The United Nations is moving some of its staff from Sudan, a spokeswoman said on Wednesday, as the death toll from a crackdown on protesters soared to more than 100.
“We are temporarily relocating non-program-critical UN staff, while all UN operations continue in Sudan,” said UN spokesperson Eri Kaneko.
No details were provided on the number of staffers leaving Khartoum, where there is a large UN presence of 27 entities, mostly UN aid agencies.
The United Nations also runs a peacekeeping mission in Darfur with the African Union, where about 7,200 troops and police are deployed.
US warns citizens to take shelter
The United States on Wednesday warned its citizens in Sudan to exercise “extreme caution” and prepare to leave the country.
The United States had already in April warned its citizens against non-essential travel and ordered the departure of all but vital US embassy personnel as demonstrations swelled in the capital Khartoum.
Updating its guidance after the army forcibly ended protests, the United States said that the embassy was closed to the public and that US citizens still present should “make plans to leave Sudan.”
“Shelter in place at home or another safe location,” the State Department said.
“Exercise extreme caution if you must go outside.”
UK pulls staff from Khartoum embassy, warns nationals
Britain warned its citizens on Wednesday against all but essential travel to Khartoum as it pulled all non-essential staff and dependants from its embassy, amid the crackdown on protests in Sudan.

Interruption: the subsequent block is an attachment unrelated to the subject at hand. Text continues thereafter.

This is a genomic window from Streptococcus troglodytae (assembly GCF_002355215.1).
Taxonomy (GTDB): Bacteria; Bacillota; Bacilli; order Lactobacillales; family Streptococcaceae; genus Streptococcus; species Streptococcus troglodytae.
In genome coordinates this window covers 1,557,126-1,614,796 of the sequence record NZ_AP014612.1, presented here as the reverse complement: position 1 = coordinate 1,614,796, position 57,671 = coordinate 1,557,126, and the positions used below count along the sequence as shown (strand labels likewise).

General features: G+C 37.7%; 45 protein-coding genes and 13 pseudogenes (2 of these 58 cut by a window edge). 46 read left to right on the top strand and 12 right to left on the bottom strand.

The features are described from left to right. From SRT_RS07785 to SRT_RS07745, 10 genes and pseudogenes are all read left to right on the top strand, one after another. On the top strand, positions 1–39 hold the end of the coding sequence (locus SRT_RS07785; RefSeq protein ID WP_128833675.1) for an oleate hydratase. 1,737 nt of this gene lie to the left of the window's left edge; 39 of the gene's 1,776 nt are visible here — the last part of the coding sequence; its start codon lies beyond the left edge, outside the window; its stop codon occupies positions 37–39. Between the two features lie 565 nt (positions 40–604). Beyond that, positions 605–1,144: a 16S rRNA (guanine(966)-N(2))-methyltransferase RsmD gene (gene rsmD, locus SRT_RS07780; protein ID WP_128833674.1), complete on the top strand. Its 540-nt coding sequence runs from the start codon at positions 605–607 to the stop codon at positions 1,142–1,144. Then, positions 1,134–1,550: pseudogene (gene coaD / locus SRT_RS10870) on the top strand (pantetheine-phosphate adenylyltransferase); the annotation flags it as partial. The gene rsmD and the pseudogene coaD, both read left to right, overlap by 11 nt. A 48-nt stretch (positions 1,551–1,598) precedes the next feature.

The Foreign and Commonwealth Office in London updated its travel advice for British nationals.
“The FCO now advise against all but essential travel to Khartoum and all other remaining areas of Sudan due to developments in the security and political situation,” it said.
“If you’re in Sudan, you should consider carefully whether your need to remain is essential and consider leaving the country by commercial means.
“As of June 5, the decision was made to withdraw non-essential British embassy staff and dependants from Sudan.”
Sudan has been engulfed in turmoil since security forces on Monday violently broke up a weeks-long sit-in by protesters demanding an end to military rule.
The Central Committee for Sudanese Doctors close to the protest movement said on Wednesday that at least 101 people had been killed in the crackdown.
Forty bodies have been recovered from the Nile river, they said.
A military council has ruled the country since the ouster of President Omar al-Bashir on April 11, following months of protests against his three-decade authoritarian rule.
Army ruler General Abdel Fattah al-Burhan announced on Tuesday that he was scrapping a plan for a three-year transition period and would hold elections within nine months.
Western powers have warned that snap elections will crush hopes for a democratic transition in Sudan and have called for a return to negotiations.